Security services arrested the 11 princes after they staged a sit-in and refused to leave Qasr Al-Hokm palace in old Riyadh
The sons of the chairman of Saudi Arabia’s biggest dairy company were among 11 princes detained last week for what authorities said was an unlawful protest over the government’s decision to stop paying their utility bills, according to three people with knowledge of the matter.
Princes Naif bin Sultan and Saud bin Sultan, sons of billionaire Prince Sultan bin Mohammed Al Kabeer - founder and chairman of Almarai Co - were among the group of royal family members held on Thursday, the people said, speaking on condition of anonymity because of the sensitivity of the matter.
Prince Naif is also an Almarai board member and chairman of Zain Saudi, the kingdom’s third-largest telecommunications operator. Another Saudi prince circulated a voice recording challenging the official account of the arrests.
The detentions are the latest in a series of unprecedented moves by the government as 32-year-old Crown Prince Mohammed bin Salman shakes up the kingdom’s traditional power structures.
Other royal family members, including billionaire Prince Alwaleed bin Talal, were detained in November when authorities swept up dozens of Saudi Arabia’s richest as part of a declared war on corruption.
Security services arrested the 11 princes on Thursday after they staged a sit-in and refused to leave the historic Qasr Al-Hokm palace in old Riyadh, Attorney General Sheikh Saud Al Mojeb said in an emailed statement on Saturday.
The princes, who objected to a decree that ordered the state to stop paying their electricity and water bills, will be held at al-Ha’er maximum security prison pending their trial, Al Mojeb said.
The princes were also seeking compensation for a death sentence that was issued against one of their cousins - who had been convicted of killing another man and executed in 2016 - according to Al Mojeb’s statement.
Almarai declined to comment. Zain Saudi could not be reached for comment. Prince Sultan did not immediately respond to a request for comment placed through his office manager. In response to questions, the government’s Center for International Communication referred Bloomberg to the attorney general’s Saturday statement.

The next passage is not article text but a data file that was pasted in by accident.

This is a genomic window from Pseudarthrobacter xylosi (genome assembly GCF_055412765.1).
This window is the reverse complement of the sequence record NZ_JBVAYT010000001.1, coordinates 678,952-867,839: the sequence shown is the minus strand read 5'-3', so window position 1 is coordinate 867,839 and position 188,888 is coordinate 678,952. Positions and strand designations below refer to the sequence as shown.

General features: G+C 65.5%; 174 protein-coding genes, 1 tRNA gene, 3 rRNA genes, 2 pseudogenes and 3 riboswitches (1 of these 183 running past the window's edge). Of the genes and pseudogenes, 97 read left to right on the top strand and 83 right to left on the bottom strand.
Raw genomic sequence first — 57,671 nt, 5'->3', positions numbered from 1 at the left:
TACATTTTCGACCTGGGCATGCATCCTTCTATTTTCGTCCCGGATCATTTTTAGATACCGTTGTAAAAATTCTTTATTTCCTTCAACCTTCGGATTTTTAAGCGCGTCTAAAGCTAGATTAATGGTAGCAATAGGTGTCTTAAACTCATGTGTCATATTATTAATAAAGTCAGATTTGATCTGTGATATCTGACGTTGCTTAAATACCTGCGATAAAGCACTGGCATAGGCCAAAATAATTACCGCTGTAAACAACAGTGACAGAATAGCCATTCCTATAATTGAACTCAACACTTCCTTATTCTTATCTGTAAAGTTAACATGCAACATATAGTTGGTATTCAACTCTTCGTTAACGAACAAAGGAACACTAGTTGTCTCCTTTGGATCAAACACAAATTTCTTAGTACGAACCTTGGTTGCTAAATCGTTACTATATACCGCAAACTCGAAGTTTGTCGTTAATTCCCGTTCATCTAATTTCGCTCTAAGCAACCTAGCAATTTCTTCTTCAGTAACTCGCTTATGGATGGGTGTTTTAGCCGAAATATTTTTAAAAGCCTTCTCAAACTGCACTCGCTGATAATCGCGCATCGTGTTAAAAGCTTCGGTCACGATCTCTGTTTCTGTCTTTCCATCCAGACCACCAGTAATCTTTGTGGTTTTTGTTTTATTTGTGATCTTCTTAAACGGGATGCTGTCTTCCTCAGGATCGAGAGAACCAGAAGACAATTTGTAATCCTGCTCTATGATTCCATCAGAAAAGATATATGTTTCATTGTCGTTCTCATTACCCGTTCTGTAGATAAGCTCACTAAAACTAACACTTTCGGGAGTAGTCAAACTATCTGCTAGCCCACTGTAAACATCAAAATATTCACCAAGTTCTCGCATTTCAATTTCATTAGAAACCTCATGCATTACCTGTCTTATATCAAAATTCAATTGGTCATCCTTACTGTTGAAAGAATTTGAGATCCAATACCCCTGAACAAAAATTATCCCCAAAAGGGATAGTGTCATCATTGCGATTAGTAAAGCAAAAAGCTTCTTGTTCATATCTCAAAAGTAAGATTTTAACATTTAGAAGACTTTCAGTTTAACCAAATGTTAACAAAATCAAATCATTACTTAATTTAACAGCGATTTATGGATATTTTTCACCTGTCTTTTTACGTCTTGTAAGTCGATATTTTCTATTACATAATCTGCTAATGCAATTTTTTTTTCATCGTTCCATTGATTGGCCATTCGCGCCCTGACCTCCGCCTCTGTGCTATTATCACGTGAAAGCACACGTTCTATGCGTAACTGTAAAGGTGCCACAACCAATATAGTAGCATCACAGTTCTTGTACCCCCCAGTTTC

The anti-graft drive appeared designed to appease citizens who are bearing the brunt of austerity measures and complaining, privately and on social media, that the nation’s elite were above the law.
A member of the royal family circulated a voice message on Whatsapp calling the accusations against the princes “completely false” and “not believable,” according to a recording obtained by Bloomberg and verified by two people familiar with the matter.
In the recording, Prince Abdullah bin Saud bin Mohammed questions how the princes could have had issues with utility bills, saying that all of the princes detained “have great financial capabilities, far from concerns and financial problems, and were raised by their fathers to be obedient” to the king.
The Al Kabeer branch of the royal family includes many prominent businessmen, but they are not descendants of Saudi Arabia’s founder, King Abdulaziz, and are generally far from the center of political power.
Contacted through the Saudi Arabian Maritime Sports Federation, which he heads, and through a company he runs, Prince Abdullah bin Saud declined to comment.
In the voice message, Prince Abdullah said the detained princes had accompanied a relative of theirs to the Riyadh governorate building after he was summoned for questioning about “a previous job of his.”
When they arrived, they were prevented from entering by guards “in a provocative way that they were not accustomed to any citizen being dealt with,” he said. Some of the princes were “overcome by the excitement of youth,” fistfights broke out, and they were arrested, he said.
Prince Abdullah praised the leadership of King Salman and Prince Mohammed and criticized “the attempts of some to create division and schism within the royal family.”